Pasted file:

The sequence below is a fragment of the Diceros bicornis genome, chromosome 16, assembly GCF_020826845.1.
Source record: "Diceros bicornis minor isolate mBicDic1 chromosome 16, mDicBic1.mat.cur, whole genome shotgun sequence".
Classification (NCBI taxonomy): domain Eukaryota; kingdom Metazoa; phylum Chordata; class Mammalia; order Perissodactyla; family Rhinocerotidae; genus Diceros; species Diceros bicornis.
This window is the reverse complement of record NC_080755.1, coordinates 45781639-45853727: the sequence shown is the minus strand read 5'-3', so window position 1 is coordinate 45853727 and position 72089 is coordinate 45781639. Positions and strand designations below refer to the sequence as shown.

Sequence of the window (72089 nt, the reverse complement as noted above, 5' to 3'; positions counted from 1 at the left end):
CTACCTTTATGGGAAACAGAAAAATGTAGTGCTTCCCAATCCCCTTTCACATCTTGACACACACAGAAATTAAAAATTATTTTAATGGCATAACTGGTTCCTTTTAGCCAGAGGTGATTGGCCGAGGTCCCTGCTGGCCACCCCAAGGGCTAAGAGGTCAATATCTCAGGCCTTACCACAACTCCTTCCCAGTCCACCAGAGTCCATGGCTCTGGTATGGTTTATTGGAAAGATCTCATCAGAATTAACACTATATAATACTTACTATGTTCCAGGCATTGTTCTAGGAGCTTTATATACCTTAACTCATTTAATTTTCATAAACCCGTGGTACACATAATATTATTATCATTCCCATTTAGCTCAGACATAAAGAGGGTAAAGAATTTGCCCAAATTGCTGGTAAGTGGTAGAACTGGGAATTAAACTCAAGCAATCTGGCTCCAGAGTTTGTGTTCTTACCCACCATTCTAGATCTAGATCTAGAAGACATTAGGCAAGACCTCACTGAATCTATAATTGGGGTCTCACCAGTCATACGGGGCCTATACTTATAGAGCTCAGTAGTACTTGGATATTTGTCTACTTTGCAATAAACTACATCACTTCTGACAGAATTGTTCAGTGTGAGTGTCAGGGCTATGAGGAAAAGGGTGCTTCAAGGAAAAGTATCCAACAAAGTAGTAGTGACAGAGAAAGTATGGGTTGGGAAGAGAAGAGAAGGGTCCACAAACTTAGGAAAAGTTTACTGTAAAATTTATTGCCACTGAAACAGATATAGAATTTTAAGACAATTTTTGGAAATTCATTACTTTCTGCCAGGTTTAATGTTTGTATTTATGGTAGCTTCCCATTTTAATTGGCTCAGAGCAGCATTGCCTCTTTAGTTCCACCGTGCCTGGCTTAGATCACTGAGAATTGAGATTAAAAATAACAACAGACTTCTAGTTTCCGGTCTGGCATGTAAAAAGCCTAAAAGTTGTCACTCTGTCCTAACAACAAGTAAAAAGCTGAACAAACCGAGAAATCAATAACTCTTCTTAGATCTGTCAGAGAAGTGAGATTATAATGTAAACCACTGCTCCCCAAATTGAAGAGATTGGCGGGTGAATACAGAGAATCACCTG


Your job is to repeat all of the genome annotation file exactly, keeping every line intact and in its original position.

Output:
The sequence below is a fragment of the Diceros bicornis genome, chromosome 16, assembly GCF_020826845.1.
Source record: "Diceros bicornis minor isolate mBicDic1 chromosome 16, mDicBic1.mat.cur, whole genome shotgun sequence".
Classification (NCBI taxonomy): domain Eukaryota; kingdom Metazoa; phylum Chordata; class Mammalia; order Perissodactyla; family Rhinocerotidae; genus Diceros; species Diceros bicornis.
This window is the reverse complement of record NC_080755.1, coordinates 45781639-45853727: the sequence shown is the minus strand read 5'-3', so window position 1 is coordinate 45853727 and position 72089 is coordinate 45781639. Positions and strand designations below refer to the sequence as shown.

Sequence of the window (72089 nt, the reverse complement as noted above, 5' to 3'; positions counted from 1 at the left end):
CTACCTTTATGGGAAACAGAAAAATGTAGTGCTTCCCAATCCCCTTTCACATCTTGACACACACAGAAATTAAAAATTATTTTAATGGCATAACTGGTTCCTTTTAGCCAGAGGTGATTGGCCGAGGTCCCTGCTGGCCACCCCAAGGGCTAAGAGGTCAATATCTCAGGCCTTACCACAACTCCTTCCCAGTCCACCAGAGTCCATGGCTCTGGTATGGTTTATTGGAAAGATCTCATCAGAATTAACACTATATAATACTTACTATGTTCCAGGCATTGTTCTAGGAGCTTTATATACCTTAACTCATTTAATTTTCATAAACCCGTGGTACACATAATATTATTATCATTCCCATTTAGCTCAGACATAAAGAGGGTAAAGAATTTGCCCAAATTGCTGGTAAGTGGTAGAACTGGGAATTAAACTCAAGCAATCTGGCTCCAGAGTTTGTGTTCTTACCCACCATTCTAGATCTAGATCTAGAAGACATTAGGCAAGACCTCACTGAATCTATAATTGGGGTCTCACCAGTCATACGGGGCCTATACTTATAGAGCTCAGTAGTACTTGGATATTTGTCTACTTTGCAATAAACTACATCACTTCTGACAGAATTGTTCAGTGTGAGTGTCAGGGCTATGAGGAAAAGGGTGCTTCAAGGAAAAGTATCCAACAAAGTAGTAGTGACAGAGAAAGTATGGGTTGGGAAGAGAAGAGAAGGGTCCACAAACTTAGGAAAAGTTTACTGTAAAATTTATTGCCACTGAAACAGATATAGAATTTTAAGACAATTTTTGGAAATTCATTACTTTCTGCCAGGTTTAATGTTTGTATTTATGGTAGCTTCCCATTTTAATTGGCTCAGAGCAGCATTGCCTCTTTAGTTCCACCGTGCCTGGCTTAGATCACTGAGAATTGAGATTAAAAATAACAACAGACTTCTAGTTTCCGGTCTGGCATGTAAAAAGCCTAAAAGTTGTCACTCTGTCCTAACAACAAGTAAAAAGCTGAACAAACCGAGAAATCAATAACTCTTCTTAGATCTGTCAGAGAAGTGAGATTATAATGTAAACCACTGCTCCCCAAATTGAAGAGATTGGCGGGTGAATACAGAGAATCACCTG